candidates who combine high academic ability with the capacity to play an
active part in the life of the United Kingdom university to which they go, and
to those who display a potential to make a significant contribution to their
own society. Selectors will also look for strong motivation and
seriousness of purpose, including the presentation of a specific and realistic
academic program. In sum, academic merit, leadership potential and ambassadorial potential are equally weighted criteria, and the Marshall website on these three criteria provides ample detail of each. (I strongly recommend reading this description of criteria when applying for ANY scholarship as it's a good list of questions you ought to ponder.)
The following elaborates upon the above statement and
originates from Marshall conferences and personal discussions with Marshall
- In the most general terms,
Marshall scholars in the United Kingdom are expected to be able to
communicate with many people who are very different from themselves, and
once they leave the United Kingdom, it is hoped that they will be a kind
of ambassador, one who understands and can be an advocate for Britain in
their subsequent lives.
- Marshall selectors are often
asked whether there are indeed shifts in desired student profiles and
changes in directives "from the top." Officially, the
answer is "No." It has been said that in the past,
attempts were made to address imbalances in gender and ethnicity, but such
is not necessarily the case now. In the past, the disciplines of
science and engineering have been popular, but now selectors will
seriously consider most anything, even business-oriented degrees if a
degree of outreach and leadership can be demonstrated. Thus a
student's area of study is in itself not a problem.
- Yet the nature of that field
of study may not necessarily foster an active, outgoing lifestyle needed
for a healthy, beneficial interaction with one's community.
- For example,
medievalists will have an uphill struggle because they have difficulty
addressing the issue of increased Anglo-American interaction.
- A desire to study fine
arts may suffer from an unsatisfactory justification to pursue such a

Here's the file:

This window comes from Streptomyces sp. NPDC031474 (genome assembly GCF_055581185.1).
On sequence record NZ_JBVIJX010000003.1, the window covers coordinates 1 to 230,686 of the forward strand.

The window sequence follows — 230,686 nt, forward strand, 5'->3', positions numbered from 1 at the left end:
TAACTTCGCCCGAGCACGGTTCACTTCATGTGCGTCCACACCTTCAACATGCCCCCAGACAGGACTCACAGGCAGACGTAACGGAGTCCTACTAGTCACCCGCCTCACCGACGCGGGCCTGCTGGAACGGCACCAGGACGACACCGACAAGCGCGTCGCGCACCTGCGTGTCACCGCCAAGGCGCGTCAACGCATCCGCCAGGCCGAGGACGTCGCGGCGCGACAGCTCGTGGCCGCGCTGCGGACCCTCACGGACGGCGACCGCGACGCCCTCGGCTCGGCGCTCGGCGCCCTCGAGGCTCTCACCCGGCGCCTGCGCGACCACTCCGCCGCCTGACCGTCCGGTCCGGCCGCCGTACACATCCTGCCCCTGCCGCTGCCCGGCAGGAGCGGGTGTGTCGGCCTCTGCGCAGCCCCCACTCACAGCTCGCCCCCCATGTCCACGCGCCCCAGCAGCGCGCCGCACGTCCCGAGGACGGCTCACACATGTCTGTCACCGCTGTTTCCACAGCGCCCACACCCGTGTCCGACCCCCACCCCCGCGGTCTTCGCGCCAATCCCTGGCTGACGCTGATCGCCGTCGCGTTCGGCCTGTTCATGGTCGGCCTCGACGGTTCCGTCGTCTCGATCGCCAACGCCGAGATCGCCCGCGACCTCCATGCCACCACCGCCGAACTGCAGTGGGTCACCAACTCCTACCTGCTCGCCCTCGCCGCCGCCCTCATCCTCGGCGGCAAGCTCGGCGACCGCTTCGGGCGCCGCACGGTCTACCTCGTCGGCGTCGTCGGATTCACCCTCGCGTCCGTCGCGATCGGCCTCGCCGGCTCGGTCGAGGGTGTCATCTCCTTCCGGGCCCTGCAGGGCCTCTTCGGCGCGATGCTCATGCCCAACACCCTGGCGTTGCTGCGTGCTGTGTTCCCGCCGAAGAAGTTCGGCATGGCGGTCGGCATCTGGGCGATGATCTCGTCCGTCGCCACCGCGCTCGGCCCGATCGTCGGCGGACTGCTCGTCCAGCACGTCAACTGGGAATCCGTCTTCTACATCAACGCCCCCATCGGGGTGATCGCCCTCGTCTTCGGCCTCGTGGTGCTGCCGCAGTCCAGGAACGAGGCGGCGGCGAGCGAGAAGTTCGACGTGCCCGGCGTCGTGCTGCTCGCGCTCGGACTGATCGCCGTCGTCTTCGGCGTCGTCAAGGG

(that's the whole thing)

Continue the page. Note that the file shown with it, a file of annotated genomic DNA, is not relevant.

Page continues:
program in the United Kingdom.
- A student who
significantly changes his or her academic career -- chemists who in
Britain would study international relations or even the history of
science -- also faces an uphill struggle. The selectors value
consistency over hodge-podge academics.
- One selector told me
he was uneasy about law and medical students because the Marshall
Scholarship simply becomes a break from a pre-arranged program.
When asked "What will you do if you do not win?", those
students who respond with plans of law or med. school "take the wind
out of their sails." (Compare this to the Rhodes
qualifications above.) The exception is a medical degree leading to
research and a U.K. institution that can assist the scholar in that
future research. Yet a different selector told me of one successful
candidate who admitted that this Marshall was his last chance to become a
well rounded physician. Future medical professionals might consider a master's program such as public health or epidemiology, programs that would augment their later trajectories.
- Yet in all these cases, if a
compelling case can be made and if a logic in pursuing these fields at
specific U.K. institutions can be shown, a candidate need not be deterred.
- Students can pursue a single one-year MA (twelve months, not ten) or two one-year
MAs using the Marshall as long as, in the case of the latter, the successive programs
"make sense together." In the past, preference
was given to two-year programs, and the pursuit of second undergraduate
degrees was also strongly encouraged. The latter is no longer true (unlike the Rhodes), and like the Mitchell and the Gates, the Marshall is for postgraduate work only.
- Students with a slightly less
than 3.7 post freshman GPA may, in rare cases, be considered. The
selectors recognize that grade inflation has affected some institutions
more than others, and a case can be made for Reed to be numbered among the
latter as our averge GPA is much lower than elsewhere. Using the relevant statistics, the faculty endorsement will
make a strong case on your behalf, but GPAs significantly below 3.7 will find it an uphill battle.
You might also want to check out the "Marshall Partnership Scholarships" to forge connections with particular schools. (These are not made in addition to the forty Marshall scholarships funded annually, but they can direct the judges' attention to particular programs and institutions.)
The Gates and Mitchell Scholarships
The Gates scholarship for postgraduate work at Cambridge (any discipline) seeks candidates who are 1.) a good fit for Cambridge, 2.) academically strong, 3.) potential leaders to "take others with them" and 4.) committed to the greater good, whereas the Mitchell scholarship for postgraduate work in Ireland/Northern Ireland (any discipline but one year only) similarly desires applicants who are 1.) academically strong, 2.) potential leaders and 3.) commited to public service and community. For the specific eligibility requirements, please see their respective websites.
Back to Rhodes &
"Selecting and connecting"